It’s easy to forget that simply because a state has a medical cannabis program, that program doesn’t mean law enforcement is chill about anyone without a medical card using cannabis.

“Bro, it’s just some weed” isn’t going to get you out of a jam with Johnny/Joanie Lawperson in some cases. As I have written many times before, that goes triple for anyone of color. Case in point: 18-year-old Jonathan Torres Resendiz of Tucson. As Public Enemy rapped, “By the time I get to Arizona….”

Danyelle Khmara of Tuscon.com tells the story of Resendiz, who at six years old was brought here in 2008 by his mother along with two siblings from his birthplace of Guanajuato, Mexico. They made the trek just two years after their husband/father perished from hypothermia while attempting to make the same journey.

Jonathan is undocumented, and while at his high school on November 4, 2019, school security found 11 vape cartridges in his backpack. He was given a 10 day suspension by the school, which was the least of his concerns, because the school also called the police.

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Live Review: Andy Shauf Plays The Neon Skyline at Revolution Hall, Portland's Drunk Dads Yell Questions About His Guitar

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The expression you wear when dads in the audience are yelling your song titles like stadium chants. Colin Medley

The crowd in attendance to see Andy Shauf, at Revolution Hall on Monday, was a little too antsy for a seated performance. You could hear it in the quips that a variety of dads and browned-out-drunk boyfriends yelled throughout the evening. Portland, when you yell “Jerry Garcia” at soft-spoken, Saskatchewan singer songwriter Andy Shauf, it makes me feel like you think I came here to listen to you. And that’s just not the case.

Back to the show: Shauf’s sixth, recently released record The Neon Skyline is an incredible work of pop-folk songwriting. I’ve likened it to a Raymond Carver book because the album’s lyrics loop in dialogue from characters in a bar, over the course of a single evening, unfolding an unobtrusive narrative of lost love and a sudden, unexpected chance at reconciliation that grips a careful listener by the heartstrings.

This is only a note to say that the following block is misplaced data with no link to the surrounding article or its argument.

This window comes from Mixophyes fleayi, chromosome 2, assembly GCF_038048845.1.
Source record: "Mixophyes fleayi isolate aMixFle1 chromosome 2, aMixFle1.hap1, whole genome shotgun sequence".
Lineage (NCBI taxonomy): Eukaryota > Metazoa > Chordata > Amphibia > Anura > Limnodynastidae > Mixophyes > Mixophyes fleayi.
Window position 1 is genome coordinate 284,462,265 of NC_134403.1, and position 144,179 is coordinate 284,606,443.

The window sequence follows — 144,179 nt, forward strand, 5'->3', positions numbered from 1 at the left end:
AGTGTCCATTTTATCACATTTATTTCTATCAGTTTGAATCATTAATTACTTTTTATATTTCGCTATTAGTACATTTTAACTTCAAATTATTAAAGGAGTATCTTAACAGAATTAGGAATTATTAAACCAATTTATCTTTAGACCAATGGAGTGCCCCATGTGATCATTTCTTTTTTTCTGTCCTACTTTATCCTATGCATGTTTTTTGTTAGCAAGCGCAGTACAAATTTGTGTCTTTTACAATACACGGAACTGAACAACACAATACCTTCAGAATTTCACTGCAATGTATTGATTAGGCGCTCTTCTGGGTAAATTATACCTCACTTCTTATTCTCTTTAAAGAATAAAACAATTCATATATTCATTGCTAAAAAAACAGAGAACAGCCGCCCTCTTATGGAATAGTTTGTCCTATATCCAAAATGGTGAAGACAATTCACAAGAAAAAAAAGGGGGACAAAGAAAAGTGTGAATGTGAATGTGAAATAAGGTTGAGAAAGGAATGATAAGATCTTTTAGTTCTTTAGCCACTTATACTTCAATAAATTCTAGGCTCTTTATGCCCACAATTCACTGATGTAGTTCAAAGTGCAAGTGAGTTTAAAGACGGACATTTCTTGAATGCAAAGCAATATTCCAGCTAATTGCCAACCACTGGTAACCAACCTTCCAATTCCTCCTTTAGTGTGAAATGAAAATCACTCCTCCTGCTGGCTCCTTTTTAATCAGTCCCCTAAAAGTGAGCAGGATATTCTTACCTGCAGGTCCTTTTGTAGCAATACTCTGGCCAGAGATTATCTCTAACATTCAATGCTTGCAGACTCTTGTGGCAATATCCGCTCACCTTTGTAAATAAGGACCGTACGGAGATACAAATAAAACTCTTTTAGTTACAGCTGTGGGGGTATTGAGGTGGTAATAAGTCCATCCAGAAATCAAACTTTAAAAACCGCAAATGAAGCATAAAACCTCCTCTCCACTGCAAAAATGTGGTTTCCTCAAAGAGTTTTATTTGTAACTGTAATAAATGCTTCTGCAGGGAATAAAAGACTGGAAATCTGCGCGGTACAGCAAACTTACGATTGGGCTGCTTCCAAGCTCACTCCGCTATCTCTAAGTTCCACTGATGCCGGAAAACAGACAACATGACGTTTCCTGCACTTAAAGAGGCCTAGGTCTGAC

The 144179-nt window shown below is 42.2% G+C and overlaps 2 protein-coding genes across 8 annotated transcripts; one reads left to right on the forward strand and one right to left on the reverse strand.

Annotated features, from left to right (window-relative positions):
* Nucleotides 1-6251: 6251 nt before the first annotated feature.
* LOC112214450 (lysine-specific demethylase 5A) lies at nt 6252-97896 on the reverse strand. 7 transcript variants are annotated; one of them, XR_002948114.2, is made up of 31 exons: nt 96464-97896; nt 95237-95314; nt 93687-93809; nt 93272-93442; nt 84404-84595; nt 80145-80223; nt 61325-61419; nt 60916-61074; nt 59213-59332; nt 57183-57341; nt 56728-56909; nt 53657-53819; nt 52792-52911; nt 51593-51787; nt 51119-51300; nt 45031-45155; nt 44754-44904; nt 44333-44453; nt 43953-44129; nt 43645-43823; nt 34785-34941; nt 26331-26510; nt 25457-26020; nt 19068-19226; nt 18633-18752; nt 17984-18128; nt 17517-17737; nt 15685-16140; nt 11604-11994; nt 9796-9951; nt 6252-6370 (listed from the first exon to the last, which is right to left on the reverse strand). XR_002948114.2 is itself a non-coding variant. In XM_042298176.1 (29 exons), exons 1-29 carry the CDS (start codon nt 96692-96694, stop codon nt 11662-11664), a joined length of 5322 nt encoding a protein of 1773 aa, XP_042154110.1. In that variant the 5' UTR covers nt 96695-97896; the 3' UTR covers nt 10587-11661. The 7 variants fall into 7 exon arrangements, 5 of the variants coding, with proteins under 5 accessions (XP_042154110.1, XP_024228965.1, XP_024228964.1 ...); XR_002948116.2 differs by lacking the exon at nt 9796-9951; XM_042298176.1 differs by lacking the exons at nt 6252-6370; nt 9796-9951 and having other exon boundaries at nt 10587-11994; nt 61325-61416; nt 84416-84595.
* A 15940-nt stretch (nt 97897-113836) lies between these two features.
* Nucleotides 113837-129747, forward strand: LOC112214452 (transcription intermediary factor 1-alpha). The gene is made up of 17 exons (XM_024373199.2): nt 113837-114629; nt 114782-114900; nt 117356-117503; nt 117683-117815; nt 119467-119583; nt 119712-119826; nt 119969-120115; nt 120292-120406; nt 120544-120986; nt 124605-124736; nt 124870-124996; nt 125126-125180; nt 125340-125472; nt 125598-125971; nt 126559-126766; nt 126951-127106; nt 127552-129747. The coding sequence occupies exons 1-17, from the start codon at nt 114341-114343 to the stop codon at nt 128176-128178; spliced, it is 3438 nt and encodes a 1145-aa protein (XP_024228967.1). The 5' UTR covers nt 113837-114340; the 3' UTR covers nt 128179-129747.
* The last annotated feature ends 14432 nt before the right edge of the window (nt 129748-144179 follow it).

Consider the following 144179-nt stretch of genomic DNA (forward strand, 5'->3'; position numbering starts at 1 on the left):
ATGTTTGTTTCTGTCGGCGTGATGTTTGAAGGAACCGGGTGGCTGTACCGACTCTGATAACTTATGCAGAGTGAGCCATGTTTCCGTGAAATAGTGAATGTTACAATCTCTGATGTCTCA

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Eritrean Filmmaker Sephora Woldu Talks About Her Joyous and Important Film Life Is Fare

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courtesy of Abyssurdian Films

As the 30th edition of the Cascade Festival of African Films winds down, the annual celebration of art from the world’s second-most populous continent is spending its final days showcasing female filmmakers. On deck for the last three days of the festival are recent films from Algerian director Mounia Meddour, Naziha Arebi from Libya, and Ethiopian journalist and filmmaker Salome Mulugeta.

But it’s the film that is closing out the CFAF this year that is perhaps the festival’s most fascinating. Written and directed by Eritrean filmmaker Sephora Woldu, Life Is Fare is a delightful and trippy bit of magical realism that looks at a rarely discussed element of the African diaspora: how these emigres deal with staying connected to their home countries while trying to make their way in a new town. In Woldu’s vision, that is the struggle of a lonely cab driver from Eritrea who starts to experience visual and auditory hallucinations, calling back to places he used to know. While that sounds like the makings of a gritty thriller, Woldu keeps things light, with plenty of joyous music, an upbeat tone, and charming conversations with her real-life mom about the changing face of Eritrea.

In advance of the two screenings of Life Is Fare—happening Thursday February 27 at PCC Cascade and at the CFAF’s closing night event on Saturday February 29 at the Hollywood Theater—Woldu answered questions via email about the inspiration behind the film and the important issues it raises about the African diaspora in the US.

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Good Morning, News: Democratic Debate Was a Hot Mess, and the Coronavirus is Coming (Is Your Idiot President Ready?)

Stay up to date on Portland news and politics. Looking for fun? Here are the best Things to Do in Portland today.

Yes, I understand youre afraid of the coronavirus... but whos protecting the stock market and my billionaire friends?